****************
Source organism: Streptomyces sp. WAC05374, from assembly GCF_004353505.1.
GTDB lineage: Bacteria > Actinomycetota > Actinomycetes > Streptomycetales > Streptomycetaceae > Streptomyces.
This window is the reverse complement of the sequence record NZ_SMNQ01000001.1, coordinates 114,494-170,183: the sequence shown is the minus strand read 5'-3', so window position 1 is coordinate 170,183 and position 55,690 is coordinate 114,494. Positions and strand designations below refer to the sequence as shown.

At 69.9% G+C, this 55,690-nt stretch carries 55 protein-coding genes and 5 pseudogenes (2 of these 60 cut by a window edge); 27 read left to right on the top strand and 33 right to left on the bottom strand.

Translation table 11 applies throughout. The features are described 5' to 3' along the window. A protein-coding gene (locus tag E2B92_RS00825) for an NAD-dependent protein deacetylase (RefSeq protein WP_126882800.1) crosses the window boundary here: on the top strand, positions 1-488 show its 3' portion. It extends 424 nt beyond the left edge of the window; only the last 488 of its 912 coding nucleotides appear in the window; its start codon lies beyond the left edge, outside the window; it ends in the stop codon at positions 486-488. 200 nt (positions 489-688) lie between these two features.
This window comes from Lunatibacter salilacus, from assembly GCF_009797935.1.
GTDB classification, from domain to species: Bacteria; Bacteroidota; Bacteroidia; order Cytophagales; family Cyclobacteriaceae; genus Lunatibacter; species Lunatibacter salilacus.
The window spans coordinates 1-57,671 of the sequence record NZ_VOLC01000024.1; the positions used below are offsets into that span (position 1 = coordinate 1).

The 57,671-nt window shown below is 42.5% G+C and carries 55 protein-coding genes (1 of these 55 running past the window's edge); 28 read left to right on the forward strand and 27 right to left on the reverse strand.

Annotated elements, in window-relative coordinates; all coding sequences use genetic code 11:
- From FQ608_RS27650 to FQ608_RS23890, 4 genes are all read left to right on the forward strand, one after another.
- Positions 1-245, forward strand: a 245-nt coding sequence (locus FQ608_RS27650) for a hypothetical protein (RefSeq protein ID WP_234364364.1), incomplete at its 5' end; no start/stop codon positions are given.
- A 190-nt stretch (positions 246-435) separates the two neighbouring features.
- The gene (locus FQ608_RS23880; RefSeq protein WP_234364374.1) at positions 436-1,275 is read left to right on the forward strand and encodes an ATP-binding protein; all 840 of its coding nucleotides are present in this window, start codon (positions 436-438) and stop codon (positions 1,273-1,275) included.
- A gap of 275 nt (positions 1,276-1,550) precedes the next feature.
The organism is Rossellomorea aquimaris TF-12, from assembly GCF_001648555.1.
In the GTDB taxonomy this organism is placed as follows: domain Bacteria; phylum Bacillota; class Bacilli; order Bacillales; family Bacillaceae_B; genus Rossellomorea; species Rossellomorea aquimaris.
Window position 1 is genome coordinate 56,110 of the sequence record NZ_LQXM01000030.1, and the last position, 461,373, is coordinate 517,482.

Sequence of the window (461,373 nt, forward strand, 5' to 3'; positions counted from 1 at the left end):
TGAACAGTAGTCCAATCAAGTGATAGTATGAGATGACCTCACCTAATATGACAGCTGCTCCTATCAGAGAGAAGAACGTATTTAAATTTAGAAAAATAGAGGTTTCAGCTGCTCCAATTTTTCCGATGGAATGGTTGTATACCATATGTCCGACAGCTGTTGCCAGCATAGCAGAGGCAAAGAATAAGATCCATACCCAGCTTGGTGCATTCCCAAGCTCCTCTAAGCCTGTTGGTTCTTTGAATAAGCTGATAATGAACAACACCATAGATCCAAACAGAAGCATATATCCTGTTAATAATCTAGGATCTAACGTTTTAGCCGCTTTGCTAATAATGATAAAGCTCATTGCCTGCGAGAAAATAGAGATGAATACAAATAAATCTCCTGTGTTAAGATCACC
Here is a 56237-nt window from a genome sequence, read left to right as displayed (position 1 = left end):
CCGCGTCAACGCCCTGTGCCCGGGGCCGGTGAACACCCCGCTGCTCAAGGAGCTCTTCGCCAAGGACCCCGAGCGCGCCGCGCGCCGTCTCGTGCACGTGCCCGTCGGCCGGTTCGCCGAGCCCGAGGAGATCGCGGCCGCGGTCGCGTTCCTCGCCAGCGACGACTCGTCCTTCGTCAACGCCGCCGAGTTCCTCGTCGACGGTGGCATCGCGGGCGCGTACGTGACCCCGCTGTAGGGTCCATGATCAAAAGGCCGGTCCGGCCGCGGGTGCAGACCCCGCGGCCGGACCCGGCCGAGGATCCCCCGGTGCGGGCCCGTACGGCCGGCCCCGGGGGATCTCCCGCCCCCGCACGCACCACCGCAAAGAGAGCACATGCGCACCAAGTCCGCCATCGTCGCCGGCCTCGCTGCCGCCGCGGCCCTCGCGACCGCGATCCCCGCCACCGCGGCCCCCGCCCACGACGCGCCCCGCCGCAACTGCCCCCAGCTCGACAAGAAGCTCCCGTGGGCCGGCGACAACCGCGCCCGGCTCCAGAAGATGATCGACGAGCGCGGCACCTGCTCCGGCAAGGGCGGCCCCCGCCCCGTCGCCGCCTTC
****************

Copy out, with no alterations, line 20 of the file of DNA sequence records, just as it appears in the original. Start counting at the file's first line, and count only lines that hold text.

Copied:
TGAACAGTAGTCCAATCAAGTGATAGTATGAGATGACCTCACCTAATATGACAGCTGCTCCTATCAGAGAGAAGAACGTATTTAAATTTAGAAAAATAGAGGTTTCAGCTGCTCCAATTTTTCCGATGGAATGGTTGTATACCATATGTCCGACAGCTGTTGCCAGCATAGCAGAGGCAAAGAATAAGATCCATACCCAGCTTGGTGCATTCCCAAGCTCCTCTAAGCCTGTTGGTTCTTTGAATAAGCTGATAATGAACAACACCATAGATCCAAACAGAAGCATATATCCTGTTAATAATCTAGGATCTAACGTTTTAGCCGCTTTGCTAATAATGATAAAGCTCATTGCCTGCGAGAAAATAGAGATGAATACAAATAAATCTCCTGTGTTAAGATCACC